On catching the Harvard bomb threat suspect using Tor
December 18, 2013 | #OopsSec | @ageis
The announcement of a criminal complaint by the U.S. attorney’s office in Massachusetts against one Harvard University student named Eldo Kim has the public musing on why one would deem this an appropriate method of delaying final exams, but for anonymity/privacy advocates as well as practitioners of OPSEC (operational security), what’s more interesting is the way he was caught.
The messages were allegedly sent around 8:30AM Monday morning to offices including the Harvard University Police Department and Harvard Crimson. They originated from a service called GuerillaMail, which advertises disposable, temporary e-mail addresses. According to the affidavit of FBI agent Thomas M. Dalton, “investigation yielded information that the person who sent the e-mail messages accessed Guerrilla Mail by using. . .Tor.” and that “Harvard University was able to determine. . .Eldo Kim accessed Tor using Harvard’s wireless network.”
Of course, Tor is the premier online anonymity software, which routes a user’s connection through several “nodes”, and if used correctly, is able to conceal their true location and identity. So does this mean that Tor is broken? Not at all. The affidavit is lacking in crucial detail about how Eldo Kim was identified, but here’s how it could have happened.
A Tor circuit is defined by the nodes that a message traverses and where it enters and exits, employing a concept called onion routing. While the list of Tor exit nodes is publicly available, “relays” where connections enter are known as well. The IP address of the exit node used by the suspect was included in a header labeled ‘X-Originating-IP’ which is tacked onto e-mails sent from GuerillaMail by default, and that IP also would have appeared in their access logs. On the other hand the address of the entry node, and the suspect’s connection to it, could be observed by Harvard via metadata analysis of a traffic flow log on their network during the time in question. It’s trivial to correlate an IP address with Tor at either end of the equation.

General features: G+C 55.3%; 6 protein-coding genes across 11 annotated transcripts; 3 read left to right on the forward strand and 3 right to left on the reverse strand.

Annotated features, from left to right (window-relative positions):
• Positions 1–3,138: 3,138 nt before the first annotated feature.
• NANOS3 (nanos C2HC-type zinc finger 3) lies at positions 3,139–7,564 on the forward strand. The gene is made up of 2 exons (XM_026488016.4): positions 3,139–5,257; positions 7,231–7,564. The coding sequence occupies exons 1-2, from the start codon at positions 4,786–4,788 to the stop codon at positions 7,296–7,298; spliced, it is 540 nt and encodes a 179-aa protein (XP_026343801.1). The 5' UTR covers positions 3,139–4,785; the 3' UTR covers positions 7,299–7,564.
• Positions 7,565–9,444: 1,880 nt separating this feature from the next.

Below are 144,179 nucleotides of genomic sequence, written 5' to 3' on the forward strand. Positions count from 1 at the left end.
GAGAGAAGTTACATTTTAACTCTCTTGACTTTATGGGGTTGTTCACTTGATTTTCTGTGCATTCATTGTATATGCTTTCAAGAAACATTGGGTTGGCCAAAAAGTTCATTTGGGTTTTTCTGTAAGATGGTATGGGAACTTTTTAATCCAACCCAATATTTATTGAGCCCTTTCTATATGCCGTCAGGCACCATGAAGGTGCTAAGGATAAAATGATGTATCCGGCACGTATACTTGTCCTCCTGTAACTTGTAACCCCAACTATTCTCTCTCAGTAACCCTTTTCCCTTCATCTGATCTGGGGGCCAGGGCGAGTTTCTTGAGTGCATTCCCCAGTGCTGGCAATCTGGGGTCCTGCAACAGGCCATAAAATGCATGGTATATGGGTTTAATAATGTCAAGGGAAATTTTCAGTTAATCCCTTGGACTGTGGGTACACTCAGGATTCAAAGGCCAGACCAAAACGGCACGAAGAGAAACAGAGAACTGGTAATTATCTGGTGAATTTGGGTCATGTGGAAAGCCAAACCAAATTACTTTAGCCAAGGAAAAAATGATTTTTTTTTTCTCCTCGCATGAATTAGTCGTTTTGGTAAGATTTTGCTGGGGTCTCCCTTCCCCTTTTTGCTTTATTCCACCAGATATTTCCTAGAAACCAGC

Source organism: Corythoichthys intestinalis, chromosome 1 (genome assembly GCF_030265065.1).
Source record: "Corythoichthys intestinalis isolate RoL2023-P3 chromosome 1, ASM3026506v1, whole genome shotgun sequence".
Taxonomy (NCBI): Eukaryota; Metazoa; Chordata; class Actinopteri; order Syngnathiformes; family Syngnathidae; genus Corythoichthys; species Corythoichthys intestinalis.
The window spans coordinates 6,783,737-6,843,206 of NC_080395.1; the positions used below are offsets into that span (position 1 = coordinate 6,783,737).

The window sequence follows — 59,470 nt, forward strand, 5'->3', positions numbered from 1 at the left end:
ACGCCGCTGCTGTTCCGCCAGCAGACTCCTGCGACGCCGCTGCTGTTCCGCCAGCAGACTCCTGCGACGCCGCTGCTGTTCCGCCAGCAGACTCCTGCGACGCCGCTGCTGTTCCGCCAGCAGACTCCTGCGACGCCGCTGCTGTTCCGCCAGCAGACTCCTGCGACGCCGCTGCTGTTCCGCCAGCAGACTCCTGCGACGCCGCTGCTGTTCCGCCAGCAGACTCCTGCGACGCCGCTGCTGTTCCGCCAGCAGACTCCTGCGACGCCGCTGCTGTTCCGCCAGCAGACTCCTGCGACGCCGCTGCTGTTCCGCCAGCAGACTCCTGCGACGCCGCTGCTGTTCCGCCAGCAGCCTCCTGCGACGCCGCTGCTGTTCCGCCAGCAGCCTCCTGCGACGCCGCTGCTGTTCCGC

Harvard University is presumed to retain logs of recent network activity, and furthermore, users of their WiFi network are required to authenticate with their registered campus ID. It sounds like network administrators merely looked to see who was using the Tor protocol, or connecting to a known Tor relay’s IP address at the time the e-mails were sent. They would have settled upon Kim because his identification and computer’s MAC address was attached to the activity, and the list of people accessing Tor on campus during that time-frame, and thus the number of suspects to be questioned, is probably very small.
Security researcher @thegrugq has more to say on the police investigator’s point of view: “Clearly finals week makes it likely it is a student. Secondly, the casual phrasing of the target locations suggests someone who is familiar with the campus, again pointing towards a student. At this point, the student population that had exams scheduled for any of those locations would be the collective pool of suspects (the only people with motive). Since the emails were sent 30 minutes before the exam, that means it was likely someone who was within a sub-30m travel range of those exam halls so he can maintain his cover as a student prepared to take the exam… i.e. someone who is likely on the campus grounds already.”